An IDF officer was rushed to Hadassah Ein Kerem Hospital in Jerusalem for treatment Monday, after two fingers were amputated by Palestinian Arabs throwing fireworks at Kikar Hamoniot (Taxi Square) near Ramallah.
Roughly twenty terrorists are still in the area, throwing rocks and firebombs at security forces; riot dispersal measures are being used to disrupt the crowd.
Last week it was reported that the Central Command has decided to change riot dispersal procedures; until now, IDF soldiers were barred from opening fire against terrorists lobbing fireworks at them.
Recent changes, however, have allowed the IDF to shoot in any situation which soldiers deem a threat to their lives, in the event that they cannot defend themselves otherwise.
"There was a clear change in the provisions concerning fireworks," said the Operations Officer of Judea Regional Brigade, Major Amir Friedman. "We started to brief the soldiers that, in the event of a life-threatening situation, they can open fire."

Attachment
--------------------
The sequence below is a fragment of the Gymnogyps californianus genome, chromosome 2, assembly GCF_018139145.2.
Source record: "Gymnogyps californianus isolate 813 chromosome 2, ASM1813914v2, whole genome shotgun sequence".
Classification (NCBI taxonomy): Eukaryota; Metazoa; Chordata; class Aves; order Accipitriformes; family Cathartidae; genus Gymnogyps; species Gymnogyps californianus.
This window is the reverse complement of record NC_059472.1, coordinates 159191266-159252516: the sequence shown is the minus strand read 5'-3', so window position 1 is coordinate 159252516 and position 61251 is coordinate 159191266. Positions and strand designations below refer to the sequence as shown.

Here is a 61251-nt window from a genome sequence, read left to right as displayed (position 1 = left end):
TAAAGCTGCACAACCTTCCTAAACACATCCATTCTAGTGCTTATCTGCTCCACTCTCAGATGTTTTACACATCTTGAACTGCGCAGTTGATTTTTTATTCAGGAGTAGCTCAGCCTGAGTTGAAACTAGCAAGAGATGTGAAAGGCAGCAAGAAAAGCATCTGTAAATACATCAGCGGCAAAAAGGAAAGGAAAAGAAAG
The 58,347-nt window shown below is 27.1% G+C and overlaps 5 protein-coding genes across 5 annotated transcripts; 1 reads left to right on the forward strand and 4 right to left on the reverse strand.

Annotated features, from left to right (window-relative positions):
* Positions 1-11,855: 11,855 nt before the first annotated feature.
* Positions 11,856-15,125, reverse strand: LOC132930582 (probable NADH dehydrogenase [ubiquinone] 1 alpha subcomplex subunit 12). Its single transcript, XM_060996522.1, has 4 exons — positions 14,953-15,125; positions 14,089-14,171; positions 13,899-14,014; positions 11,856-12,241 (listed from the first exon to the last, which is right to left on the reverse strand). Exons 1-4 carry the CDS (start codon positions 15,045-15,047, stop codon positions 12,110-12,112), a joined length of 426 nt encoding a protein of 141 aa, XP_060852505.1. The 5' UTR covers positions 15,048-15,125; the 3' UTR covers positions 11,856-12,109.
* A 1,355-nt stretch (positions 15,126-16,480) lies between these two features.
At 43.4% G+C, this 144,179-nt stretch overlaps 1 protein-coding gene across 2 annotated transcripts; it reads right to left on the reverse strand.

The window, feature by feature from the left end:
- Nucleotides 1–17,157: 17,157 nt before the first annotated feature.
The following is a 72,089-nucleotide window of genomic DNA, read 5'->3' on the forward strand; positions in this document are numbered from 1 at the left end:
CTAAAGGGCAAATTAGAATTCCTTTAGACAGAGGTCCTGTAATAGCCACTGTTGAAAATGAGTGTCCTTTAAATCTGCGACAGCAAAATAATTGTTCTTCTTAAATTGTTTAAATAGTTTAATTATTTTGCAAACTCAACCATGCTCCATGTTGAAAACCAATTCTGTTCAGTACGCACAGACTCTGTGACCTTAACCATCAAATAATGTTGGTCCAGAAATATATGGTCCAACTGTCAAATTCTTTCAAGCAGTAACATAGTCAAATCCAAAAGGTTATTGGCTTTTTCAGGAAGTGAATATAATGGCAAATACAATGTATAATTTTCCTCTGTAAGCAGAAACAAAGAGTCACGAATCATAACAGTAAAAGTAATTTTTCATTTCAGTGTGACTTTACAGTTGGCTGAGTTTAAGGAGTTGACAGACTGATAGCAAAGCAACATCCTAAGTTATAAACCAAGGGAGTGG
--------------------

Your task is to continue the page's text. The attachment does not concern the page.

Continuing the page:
A senior officer in the Central Command said that the use of fireworks - not firecrackers - should be seen as an evolving threat.
"Over the past six months, since Operation Brothers' Keeper, one can see that there is an increase in the hostile use of fireworks," he testified.
Another senior officer added, "it can be estimated that over time more and more will use fireworks in hostile terrorist activity, due to its availability and low cost."
In September, a Channel 2 report revealed that the phenomenon has led to a high number of police injuries: of the 130 recorded injuries among police forces that month from rioting in Jerusalem, at least thirty (30) were said to be from fireworks alone (23%).